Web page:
Mon Feb 18, 2019 | 19:21
'Quartz might explain earthquakes'
Thu, 17 Mar 2011 17:25:30 GMT
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Quartz crystals
Underground quartz deposits might be responsible for earthquakes, mountain building and other continental tectonics, a recent study suggests.

The joint study conducted by geophysicist Anthony Lowry of Utah State University and Marta Perez-Gussinye of the University of London has offered new hopes of predicting tremblers.

The findings might also provide an explanation about the formation and location of earthquake faults, mountains, valleys and plains.

"Certainly the question of why mountains occur where they do has been around since the dawn of time," Lowry told Reuters.

Lowry and his colleague used a movable network of seismic instruments to examine temperature and gravity across the Western United States and describe the geological properties of the earth's crust.

Their studies revealed that quartz crystal deposits were present wherever mountains or fault lines occur in states like California, Idaho, Nevada and Utah.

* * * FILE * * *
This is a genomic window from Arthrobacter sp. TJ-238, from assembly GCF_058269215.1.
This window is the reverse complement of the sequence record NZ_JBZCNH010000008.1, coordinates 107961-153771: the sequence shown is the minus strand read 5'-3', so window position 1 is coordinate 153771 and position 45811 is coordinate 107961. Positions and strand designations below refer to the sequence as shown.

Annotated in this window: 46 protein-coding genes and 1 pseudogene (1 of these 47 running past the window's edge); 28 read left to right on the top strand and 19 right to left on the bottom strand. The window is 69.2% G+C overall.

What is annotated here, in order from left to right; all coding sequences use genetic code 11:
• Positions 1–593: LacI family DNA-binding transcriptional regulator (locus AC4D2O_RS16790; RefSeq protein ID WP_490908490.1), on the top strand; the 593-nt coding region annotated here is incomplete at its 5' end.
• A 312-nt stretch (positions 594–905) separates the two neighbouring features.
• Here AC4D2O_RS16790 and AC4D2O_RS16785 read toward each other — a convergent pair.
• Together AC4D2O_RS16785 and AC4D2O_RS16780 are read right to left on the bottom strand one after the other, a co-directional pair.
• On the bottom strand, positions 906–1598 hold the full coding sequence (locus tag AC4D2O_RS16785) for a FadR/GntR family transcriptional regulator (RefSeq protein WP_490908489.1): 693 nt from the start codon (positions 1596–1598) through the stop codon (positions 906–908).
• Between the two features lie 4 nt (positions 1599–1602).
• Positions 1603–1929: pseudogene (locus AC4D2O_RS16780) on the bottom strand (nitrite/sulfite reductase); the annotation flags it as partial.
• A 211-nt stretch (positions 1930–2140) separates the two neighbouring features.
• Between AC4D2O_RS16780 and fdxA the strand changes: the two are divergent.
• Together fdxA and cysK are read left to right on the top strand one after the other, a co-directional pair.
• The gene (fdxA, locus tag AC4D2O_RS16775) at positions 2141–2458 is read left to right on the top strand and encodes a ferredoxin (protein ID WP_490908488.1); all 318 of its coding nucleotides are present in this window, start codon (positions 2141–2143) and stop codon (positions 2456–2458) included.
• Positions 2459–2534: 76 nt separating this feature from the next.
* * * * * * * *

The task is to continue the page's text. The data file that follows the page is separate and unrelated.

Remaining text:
Further tests revealed a correlation between quartz deposits and "eye-popping" geologic events.

Earthscope, a newly developed remote sensing technology, also helped Lowry and Perez-Gussinye to find that quartz was an indication of weak crust and a reason for continent movements known as continental drift or plate tectonics.

The recent earthquake in Japan, for instance, moved the island nation eight feet closer to the continental United States as the Asiatic tectonic plate slid under the North American plate.

The team says rock properties affect movements of the earth as quartz contains trapped water that is released when heated under stress.
The released water causes rocks to slide and flow in what Lowry calls a "viscous cycle."

Some locations like Japan, Southern California and Yellowstone National Park are known to be in the active phase of the “viscous cycle,” while regions such as the Appalachians in the Eastern United States are likely in an inactive phase.

The new findings can help solve the mystery of massive earthquakes which go dormant for a long period of time.

A good example is the quake in New Madrid Fault near St. Louis, which reversed the flow of the Mississippi River in 1812 but has since been inactive.

Scientists will also be able to use the findings in safe siting nuclear power plants.

"We're groping around the elephant at the moment," Lowry said. "We're basically seeing a different piece of information and this piece is going to be really key to understanding what's going on."

The study will also help scientists in safe siting nuclear power plants and determining the structural demands of large dams.

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